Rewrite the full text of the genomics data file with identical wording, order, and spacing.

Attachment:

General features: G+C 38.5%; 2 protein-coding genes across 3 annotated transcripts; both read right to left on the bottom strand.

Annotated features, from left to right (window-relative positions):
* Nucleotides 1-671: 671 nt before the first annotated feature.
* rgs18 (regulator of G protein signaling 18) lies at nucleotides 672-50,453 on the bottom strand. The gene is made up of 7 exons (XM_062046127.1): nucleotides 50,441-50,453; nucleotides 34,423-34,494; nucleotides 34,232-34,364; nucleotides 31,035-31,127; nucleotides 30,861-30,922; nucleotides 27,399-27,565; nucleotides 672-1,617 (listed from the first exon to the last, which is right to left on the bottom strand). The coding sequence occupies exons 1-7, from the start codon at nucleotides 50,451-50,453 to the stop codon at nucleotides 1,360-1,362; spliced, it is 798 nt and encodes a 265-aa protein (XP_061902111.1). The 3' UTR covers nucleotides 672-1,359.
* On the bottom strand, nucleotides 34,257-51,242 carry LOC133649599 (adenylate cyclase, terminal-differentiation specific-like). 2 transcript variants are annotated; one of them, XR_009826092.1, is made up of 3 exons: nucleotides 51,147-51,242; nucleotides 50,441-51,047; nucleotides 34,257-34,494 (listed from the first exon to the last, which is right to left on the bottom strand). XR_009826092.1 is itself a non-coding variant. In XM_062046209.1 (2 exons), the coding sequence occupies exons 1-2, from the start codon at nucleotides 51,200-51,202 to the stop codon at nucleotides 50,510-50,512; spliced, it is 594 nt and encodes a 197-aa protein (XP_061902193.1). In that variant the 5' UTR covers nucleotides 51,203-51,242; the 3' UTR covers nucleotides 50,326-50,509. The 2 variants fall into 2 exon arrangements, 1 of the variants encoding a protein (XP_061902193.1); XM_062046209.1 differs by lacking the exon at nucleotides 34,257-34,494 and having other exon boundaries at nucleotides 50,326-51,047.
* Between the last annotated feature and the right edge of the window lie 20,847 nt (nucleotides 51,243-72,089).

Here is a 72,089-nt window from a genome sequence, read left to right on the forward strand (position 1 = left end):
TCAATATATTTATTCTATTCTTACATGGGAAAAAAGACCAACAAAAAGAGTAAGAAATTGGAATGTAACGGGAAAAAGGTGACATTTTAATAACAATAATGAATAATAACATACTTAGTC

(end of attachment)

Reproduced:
General features: G+C 38.5%; 2 protein-coding genes across 3 annotated transcripts; both read right to left on the bottom strand.

Annotated features, from left to right (window-relative positions):
* Nucleotides 1-671: 671 nt before the first annotated feature.
* rgs18 (regulator of G protein signaling 18) lies at nucleotides 672-50,453 on the bottom strand. The gene is made up of 7 exons (XM_062046127.1): nucleotides 50,441-50,453; nucleotides 34,423-34,494; nucleotides 34,232-34,364; nucleotides 31,035-31,127; nucleotides 30,861-30,922; nucleotides 27,399-27,565; nucleotides 672-1,617 (listed from the first exon to the last, which is right to left on the bottom strand). The coding sequence occupies exons 1-7, from the start codon at nucleotides 50,451-50,453 to the stop codon at nucleotides 1,360-1,362; spliced, it is 798 nt and encodes a 265-aa protein (XP_061902111.1). The 3' UTR covers nucleotides 672-1,359.
* On the bottom strand, nucleotides 34,257-51,242 carry LOC133649599 (adenylate cyclase, terminal-differentiation specific-like). 2 transcript variants are annotated; one of them, XR_009826092.1, is made up of 3 exons: nucleotides 51,147-51,242; nucleotides 50,441-51,047; nucleotides 34,257-34,494 (listed from the first exon to the last, which is right to left on the bottom strand). XR_009826092.1 is itself a non-coding variant. In XM_062046209.1 (2 exons), the coding sequence occupies exons 1-2, from the start codon at nucleotides 51,200-51,202 to the stop codon at nucleotides 50,510-50,512; spliced, it is 594 nt and encodes a 197-aa protein (XP_061902193.1). In that variant the 5' UTR covers nucleotides 51,203-51,242; the 3' UTR covers nucleotides 50,326-50,509. The 2 variants fall into 2 exon arrangements, 1 of the variants encoding a protein (XP_061902193.1); XM_062046209.1 differs by lacking the exon at nucleotides 34,257-34,494 and having other exon boundaries at nucleotides 50,326-51,047.
* Between the last annotated feature and the right edge of the window lie 20,847 nt (nucleotides 51,243-72,089).

Here is a 72,089-nt window from a genome sequence, read left to right on the forward strand (position 1 = left end):
TCAATATATTTATTCTATTCTTACATGGGAAAAAAGACCAACAAAAAGAGTAAGAAATTGGAATGTAACGGGAAAAAGGTGACATTTTAATAACAATAATGAATAATAACATACTTAGTC